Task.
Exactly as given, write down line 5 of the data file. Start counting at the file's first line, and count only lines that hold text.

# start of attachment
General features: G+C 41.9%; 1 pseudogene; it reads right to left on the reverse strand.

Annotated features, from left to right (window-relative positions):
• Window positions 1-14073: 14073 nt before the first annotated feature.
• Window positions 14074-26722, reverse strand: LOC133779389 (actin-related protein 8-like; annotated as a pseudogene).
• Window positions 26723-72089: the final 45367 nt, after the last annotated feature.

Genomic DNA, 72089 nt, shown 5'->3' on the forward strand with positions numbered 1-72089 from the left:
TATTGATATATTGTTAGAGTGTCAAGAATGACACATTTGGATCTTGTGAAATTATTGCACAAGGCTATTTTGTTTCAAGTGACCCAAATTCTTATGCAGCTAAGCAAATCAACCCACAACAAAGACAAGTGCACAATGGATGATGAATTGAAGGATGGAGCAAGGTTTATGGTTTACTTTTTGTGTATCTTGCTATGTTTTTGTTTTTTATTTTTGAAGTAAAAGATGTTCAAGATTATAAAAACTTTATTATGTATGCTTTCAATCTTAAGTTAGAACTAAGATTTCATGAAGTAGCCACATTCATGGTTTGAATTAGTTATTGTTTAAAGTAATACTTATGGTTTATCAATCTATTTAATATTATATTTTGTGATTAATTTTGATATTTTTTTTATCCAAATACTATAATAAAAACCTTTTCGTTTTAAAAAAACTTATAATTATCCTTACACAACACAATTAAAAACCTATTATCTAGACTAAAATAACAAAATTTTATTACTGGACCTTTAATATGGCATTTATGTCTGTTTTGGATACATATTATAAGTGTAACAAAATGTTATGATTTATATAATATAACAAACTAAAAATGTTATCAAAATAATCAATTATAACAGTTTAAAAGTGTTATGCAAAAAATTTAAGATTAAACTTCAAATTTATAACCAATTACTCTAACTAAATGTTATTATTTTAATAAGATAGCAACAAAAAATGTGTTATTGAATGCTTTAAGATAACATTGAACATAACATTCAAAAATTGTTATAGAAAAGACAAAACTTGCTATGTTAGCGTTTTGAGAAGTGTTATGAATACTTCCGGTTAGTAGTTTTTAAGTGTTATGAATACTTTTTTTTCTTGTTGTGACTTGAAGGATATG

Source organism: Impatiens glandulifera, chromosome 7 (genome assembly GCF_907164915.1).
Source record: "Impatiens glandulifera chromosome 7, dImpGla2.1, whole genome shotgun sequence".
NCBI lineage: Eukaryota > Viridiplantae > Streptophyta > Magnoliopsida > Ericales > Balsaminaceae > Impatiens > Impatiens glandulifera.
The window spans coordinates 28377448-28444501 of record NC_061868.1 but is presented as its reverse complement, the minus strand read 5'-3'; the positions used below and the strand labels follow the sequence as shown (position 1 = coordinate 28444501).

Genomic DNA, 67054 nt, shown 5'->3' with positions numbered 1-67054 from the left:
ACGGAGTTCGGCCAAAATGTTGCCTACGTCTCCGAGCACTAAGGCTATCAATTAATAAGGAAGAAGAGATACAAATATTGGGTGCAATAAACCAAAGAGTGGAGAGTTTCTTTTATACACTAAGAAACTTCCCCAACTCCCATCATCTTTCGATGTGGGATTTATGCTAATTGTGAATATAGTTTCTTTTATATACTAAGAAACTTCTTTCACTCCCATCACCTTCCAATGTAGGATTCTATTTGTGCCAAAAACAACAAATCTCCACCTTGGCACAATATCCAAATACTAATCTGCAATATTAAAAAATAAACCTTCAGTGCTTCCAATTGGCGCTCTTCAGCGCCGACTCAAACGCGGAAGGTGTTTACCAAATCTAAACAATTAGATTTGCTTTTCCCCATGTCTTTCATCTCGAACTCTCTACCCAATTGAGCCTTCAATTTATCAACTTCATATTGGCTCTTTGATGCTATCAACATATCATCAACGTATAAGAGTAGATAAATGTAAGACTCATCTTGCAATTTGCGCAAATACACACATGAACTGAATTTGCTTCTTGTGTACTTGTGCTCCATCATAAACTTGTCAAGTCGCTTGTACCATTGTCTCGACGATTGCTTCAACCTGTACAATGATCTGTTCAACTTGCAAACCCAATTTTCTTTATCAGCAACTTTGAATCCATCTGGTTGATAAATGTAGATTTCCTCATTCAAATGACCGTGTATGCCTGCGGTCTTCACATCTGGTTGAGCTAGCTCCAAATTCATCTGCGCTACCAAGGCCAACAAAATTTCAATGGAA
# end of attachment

• Window positions 26723-72089: the final 45367 nt, after the last annotated feature.